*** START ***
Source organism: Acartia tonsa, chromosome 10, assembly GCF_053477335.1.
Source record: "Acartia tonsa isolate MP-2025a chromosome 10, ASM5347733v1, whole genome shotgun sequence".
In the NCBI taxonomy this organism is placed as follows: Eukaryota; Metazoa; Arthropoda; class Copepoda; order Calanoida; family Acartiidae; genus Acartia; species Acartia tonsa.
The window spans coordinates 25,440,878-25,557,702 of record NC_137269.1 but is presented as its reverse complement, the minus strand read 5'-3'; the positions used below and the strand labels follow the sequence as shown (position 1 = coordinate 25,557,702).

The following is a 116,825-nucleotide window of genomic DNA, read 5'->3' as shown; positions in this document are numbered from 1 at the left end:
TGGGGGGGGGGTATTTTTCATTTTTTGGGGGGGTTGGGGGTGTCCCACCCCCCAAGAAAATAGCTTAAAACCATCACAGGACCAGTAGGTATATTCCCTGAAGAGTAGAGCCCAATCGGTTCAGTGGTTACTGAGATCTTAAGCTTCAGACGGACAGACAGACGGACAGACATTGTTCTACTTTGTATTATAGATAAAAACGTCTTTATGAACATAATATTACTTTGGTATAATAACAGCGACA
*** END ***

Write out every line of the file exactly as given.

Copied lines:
Source organism: Acartia tonsa, chromosome 10, assembly GCF_053477335.1.
Source record: "Acartia tonsa isolate MP-2025a chromosome 10, ASM5347733v1, whole genome shotgun sequence".
In the NCBI taxonomy this organism is placed as follows: Eukaryota; Metazoa; Arthropoda; class Copepoda; order Calanoida; family Acartiidae; genus Acartia; species Acartia tonsa.
The window spans coordinates 25,440,878-25,557,702 of record NC_137269.1 but is presented as its reverse complement, the minus strand read 5'-3'; the positions used below and the strand labels follow the sequence as shown (position 1 = coordinate 25,557,702).

The following is a 116,825-nucleotide window of genomic DNA, read 5'->3' as shown; positions in this document are numbered from 1 at the left end:
TGGGGGGGGGGTATTTTTCATTTTTTGGGGGGGTTGGGGGTGTCCCACCCCCCAAGAAAATAGCTTAAAACCATCACAGGACCAGTAGGTATATTCCCTGAAGAGTAGAGCCCAATCGGTTCAGTGGTTACTGAGATCTTAAGCTTCAGACGGACAGACAGACGGACAGACATTGTTCTACTTTGTATTATAGATAAAAACGTCTTTATGAACATAATATTACTTTGGTATAATAACAGCGACA